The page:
A paint in which dry colors are mixed with molten wax, then applied as a paint and fused to the support. Encaustic paints were most often made with beeswax. Sometimes small amounts of natural resins, such as dammar or Venice turpentine, were added for hardness. Oils, such as linseed oil, were added for increased workability. Encaustic was used in classic Greek painting of the 4th and 5th centuries BCE. The paint was applied warm with a spatula or brush. It hardened quickly as it cooled to form a very durable medium. Several examples of 2nd century CE encaustic paintings on small wooden panel attached to mummy cases have been excavated from Fayum, Egypt. Encaustic was used occasionally in the 19th century for paintings (e.g., Delacroix) and interior wall decoration. It sealed cracked walls while providing a hard, washable surface.
Synonyms and Related Terms
wax paint; encaustic color; peinture à l'encaustique (Fr.); encaustica (Esp.); pintura a encáustica (Port.)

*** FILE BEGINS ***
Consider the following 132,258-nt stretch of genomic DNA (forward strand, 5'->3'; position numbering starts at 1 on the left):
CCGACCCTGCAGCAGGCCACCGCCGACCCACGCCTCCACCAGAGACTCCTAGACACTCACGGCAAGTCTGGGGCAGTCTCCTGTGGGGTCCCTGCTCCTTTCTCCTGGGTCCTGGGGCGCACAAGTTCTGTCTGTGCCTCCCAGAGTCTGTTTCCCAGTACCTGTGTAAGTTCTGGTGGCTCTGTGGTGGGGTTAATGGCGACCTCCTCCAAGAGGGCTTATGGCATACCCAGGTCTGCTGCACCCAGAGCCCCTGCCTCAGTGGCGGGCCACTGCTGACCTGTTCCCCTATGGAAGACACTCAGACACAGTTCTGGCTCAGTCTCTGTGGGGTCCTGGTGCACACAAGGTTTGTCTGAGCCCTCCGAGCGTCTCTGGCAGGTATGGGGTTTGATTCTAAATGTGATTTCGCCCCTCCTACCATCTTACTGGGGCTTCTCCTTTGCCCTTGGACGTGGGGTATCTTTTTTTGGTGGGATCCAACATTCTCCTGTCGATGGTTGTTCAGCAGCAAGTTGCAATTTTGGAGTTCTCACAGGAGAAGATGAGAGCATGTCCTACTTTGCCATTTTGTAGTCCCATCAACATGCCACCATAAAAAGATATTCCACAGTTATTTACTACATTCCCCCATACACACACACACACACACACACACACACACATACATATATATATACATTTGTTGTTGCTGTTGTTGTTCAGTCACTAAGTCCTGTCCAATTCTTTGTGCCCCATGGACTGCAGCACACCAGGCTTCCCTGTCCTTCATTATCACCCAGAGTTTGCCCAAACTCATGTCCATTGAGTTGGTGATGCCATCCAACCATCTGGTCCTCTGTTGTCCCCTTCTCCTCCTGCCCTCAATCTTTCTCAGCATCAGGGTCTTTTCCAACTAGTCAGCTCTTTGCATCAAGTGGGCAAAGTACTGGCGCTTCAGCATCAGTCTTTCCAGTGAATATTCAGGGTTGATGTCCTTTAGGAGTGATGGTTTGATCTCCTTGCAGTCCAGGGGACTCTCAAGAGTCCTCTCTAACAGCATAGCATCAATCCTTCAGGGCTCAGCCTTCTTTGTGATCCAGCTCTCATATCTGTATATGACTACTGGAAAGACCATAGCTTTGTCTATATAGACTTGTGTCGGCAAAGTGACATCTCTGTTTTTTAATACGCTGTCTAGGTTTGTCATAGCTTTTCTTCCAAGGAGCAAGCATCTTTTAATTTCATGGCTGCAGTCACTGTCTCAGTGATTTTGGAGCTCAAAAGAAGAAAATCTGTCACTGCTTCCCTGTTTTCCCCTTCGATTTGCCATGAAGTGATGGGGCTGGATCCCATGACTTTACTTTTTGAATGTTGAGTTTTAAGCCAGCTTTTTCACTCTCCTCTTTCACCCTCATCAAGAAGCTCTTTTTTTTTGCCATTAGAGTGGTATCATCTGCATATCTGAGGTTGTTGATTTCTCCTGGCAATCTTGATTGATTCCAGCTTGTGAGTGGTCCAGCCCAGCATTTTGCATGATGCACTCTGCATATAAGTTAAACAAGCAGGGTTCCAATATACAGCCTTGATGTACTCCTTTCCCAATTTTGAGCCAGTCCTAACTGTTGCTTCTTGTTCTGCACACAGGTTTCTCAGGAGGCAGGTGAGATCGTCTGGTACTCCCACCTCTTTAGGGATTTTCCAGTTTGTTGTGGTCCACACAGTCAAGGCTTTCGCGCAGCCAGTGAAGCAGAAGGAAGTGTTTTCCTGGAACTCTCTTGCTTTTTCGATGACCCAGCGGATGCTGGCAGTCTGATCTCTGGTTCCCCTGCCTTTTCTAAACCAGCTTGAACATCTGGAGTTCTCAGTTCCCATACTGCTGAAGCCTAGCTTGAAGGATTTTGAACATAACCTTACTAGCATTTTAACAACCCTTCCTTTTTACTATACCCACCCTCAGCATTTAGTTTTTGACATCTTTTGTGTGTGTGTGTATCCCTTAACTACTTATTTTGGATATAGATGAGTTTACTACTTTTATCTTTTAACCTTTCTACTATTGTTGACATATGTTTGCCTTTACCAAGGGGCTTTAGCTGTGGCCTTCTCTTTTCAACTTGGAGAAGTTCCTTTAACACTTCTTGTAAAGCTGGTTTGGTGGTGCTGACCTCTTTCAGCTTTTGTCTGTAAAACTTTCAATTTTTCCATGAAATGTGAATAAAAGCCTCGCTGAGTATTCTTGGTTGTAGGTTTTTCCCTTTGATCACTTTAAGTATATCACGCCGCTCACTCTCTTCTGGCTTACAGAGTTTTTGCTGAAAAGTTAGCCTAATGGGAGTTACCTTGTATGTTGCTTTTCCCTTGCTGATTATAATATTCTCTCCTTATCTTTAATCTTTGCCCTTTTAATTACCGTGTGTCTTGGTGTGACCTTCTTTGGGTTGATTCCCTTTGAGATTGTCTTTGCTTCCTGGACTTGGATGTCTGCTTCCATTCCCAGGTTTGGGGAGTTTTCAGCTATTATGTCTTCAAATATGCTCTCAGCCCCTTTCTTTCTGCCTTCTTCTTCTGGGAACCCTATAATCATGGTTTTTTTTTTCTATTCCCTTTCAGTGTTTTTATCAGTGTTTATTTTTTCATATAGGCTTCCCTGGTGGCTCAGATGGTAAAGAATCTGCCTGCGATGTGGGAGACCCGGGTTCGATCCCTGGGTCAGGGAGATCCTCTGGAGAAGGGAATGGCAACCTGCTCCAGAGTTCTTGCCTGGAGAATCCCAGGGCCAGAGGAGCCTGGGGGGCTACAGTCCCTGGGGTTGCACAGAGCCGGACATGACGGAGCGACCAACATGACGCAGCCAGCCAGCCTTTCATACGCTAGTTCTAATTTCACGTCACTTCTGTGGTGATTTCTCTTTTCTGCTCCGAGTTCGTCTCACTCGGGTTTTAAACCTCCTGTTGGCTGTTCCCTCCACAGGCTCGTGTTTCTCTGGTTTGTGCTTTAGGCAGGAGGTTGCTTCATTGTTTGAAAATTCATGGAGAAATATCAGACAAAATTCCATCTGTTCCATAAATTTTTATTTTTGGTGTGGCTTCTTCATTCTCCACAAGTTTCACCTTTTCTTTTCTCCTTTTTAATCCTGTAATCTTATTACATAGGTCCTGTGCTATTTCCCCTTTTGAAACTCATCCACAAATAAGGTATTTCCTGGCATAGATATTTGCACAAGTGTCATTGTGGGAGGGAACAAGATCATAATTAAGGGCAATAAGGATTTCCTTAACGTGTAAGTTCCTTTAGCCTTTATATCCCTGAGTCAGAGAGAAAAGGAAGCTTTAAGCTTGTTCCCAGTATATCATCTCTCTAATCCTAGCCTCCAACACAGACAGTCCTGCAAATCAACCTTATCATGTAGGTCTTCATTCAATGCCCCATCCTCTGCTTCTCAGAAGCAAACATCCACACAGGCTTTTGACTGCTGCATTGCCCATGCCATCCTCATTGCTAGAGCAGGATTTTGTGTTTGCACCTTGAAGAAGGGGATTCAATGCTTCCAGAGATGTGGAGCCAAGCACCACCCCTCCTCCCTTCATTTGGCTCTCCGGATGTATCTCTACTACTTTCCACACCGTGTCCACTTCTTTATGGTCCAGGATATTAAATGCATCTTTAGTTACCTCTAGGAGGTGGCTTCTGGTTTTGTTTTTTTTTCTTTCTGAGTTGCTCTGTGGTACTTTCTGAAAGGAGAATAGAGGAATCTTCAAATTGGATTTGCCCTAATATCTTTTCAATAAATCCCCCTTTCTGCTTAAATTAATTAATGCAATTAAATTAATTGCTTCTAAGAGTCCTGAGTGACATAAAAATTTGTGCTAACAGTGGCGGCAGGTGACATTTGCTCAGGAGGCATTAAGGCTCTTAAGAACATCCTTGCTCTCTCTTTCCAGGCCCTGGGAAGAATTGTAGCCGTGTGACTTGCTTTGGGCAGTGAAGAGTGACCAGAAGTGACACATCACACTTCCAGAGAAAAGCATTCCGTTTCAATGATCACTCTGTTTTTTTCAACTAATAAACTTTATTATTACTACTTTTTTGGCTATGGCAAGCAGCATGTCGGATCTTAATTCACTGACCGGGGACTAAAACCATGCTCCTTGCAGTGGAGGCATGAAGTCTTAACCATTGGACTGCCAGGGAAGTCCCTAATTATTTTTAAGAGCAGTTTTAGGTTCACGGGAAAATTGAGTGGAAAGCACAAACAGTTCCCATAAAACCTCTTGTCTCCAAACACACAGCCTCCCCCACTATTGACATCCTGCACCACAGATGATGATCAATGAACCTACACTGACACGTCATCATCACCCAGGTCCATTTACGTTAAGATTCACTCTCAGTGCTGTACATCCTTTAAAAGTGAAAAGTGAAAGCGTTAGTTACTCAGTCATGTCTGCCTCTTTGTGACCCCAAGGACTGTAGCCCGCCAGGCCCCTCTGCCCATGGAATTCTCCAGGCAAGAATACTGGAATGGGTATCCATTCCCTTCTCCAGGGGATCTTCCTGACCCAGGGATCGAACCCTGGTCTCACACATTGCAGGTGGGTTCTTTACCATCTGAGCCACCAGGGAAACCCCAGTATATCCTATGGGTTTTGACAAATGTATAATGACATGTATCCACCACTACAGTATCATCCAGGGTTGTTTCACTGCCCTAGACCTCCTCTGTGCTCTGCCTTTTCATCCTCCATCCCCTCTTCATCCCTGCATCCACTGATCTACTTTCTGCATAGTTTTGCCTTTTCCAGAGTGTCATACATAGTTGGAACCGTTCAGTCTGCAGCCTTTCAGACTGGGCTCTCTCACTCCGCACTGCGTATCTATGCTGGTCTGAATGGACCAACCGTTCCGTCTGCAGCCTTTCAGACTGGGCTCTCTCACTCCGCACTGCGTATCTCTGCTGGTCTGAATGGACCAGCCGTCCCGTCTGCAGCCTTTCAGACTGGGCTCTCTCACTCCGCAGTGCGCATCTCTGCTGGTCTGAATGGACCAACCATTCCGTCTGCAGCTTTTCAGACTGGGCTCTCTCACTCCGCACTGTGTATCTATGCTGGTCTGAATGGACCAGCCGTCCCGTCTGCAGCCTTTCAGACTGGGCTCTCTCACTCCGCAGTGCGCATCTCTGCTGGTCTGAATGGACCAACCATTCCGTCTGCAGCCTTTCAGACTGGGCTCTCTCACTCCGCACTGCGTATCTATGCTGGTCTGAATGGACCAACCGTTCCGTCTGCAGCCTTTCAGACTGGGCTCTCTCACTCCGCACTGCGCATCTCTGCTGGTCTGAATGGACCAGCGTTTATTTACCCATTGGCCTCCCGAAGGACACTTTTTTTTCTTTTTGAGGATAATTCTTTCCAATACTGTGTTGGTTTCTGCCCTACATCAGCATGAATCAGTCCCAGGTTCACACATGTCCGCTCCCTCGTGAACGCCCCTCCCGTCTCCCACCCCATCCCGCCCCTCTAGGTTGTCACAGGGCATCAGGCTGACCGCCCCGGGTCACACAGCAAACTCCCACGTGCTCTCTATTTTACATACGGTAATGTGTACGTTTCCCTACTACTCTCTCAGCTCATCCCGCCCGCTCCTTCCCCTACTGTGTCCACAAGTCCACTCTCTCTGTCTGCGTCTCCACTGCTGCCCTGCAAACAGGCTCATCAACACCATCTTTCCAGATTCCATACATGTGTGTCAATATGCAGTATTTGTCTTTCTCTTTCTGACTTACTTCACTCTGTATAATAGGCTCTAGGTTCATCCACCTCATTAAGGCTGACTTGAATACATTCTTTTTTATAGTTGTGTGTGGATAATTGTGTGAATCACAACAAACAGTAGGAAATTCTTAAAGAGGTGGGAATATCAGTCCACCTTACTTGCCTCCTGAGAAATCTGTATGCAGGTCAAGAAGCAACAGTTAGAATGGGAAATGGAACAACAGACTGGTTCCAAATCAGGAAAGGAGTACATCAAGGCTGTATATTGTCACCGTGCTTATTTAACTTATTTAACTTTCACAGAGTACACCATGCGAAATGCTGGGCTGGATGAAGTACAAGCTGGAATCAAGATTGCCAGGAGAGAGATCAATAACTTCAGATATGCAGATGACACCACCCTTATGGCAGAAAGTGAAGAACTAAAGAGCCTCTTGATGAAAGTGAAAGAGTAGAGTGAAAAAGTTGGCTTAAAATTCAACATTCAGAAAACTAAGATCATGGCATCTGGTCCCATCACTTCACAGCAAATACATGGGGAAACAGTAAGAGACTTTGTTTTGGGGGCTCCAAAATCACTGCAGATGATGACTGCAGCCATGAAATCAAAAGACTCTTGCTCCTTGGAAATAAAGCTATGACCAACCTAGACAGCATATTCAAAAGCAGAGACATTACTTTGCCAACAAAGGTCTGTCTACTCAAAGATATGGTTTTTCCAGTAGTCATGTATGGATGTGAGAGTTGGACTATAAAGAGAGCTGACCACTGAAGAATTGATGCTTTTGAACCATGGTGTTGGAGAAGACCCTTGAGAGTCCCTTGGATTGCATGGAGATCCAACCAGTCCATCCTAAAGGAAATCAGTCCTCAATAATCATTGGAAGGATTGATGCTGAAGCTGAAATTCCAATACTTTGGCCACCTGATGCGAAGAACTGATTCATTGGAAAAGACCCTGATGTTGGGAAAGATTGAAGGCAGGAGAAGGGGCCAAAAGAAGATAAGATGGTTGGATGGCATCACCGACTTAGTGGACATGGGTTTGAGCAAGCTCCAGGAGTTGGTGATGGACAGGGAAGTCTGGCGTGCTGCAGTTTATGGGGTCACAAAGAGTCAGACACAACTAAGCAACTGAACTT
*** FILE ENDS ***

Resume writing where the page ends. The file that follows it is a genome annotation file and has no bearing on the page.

Sources Checked for Data in Record
- The Dictionary of Art, Grove's Dictionaries Inc., New York, 1996 Comment: "Encaustic"
- R. J. Gettens, G.L. Stout, Painting Materials, A Short Encyclopaedia, Dover Publications, New York, 1966
- The American Heritage Dictionary or Encarta, via Microsoft Bookshelf 98, Microsoft Corp., 1998
- Reed Kay, The Painter's Guide To Studio Methods and Materials, Prentice-Hall, Inc., Englewood Cliffs, NJ, 1983
- M.Phillips, 'A Survey of Paint Technology', Paint in America, R. Moss, ed., Preservation Press, New York, 1994
- Teri Hensick, contributed information, 1998
- Art and Architecture Thesaurus Online, http://www.getty.edu/research/tools/vocabulary/aat/, J. Paul Getty Trust, Los Angeles, 2000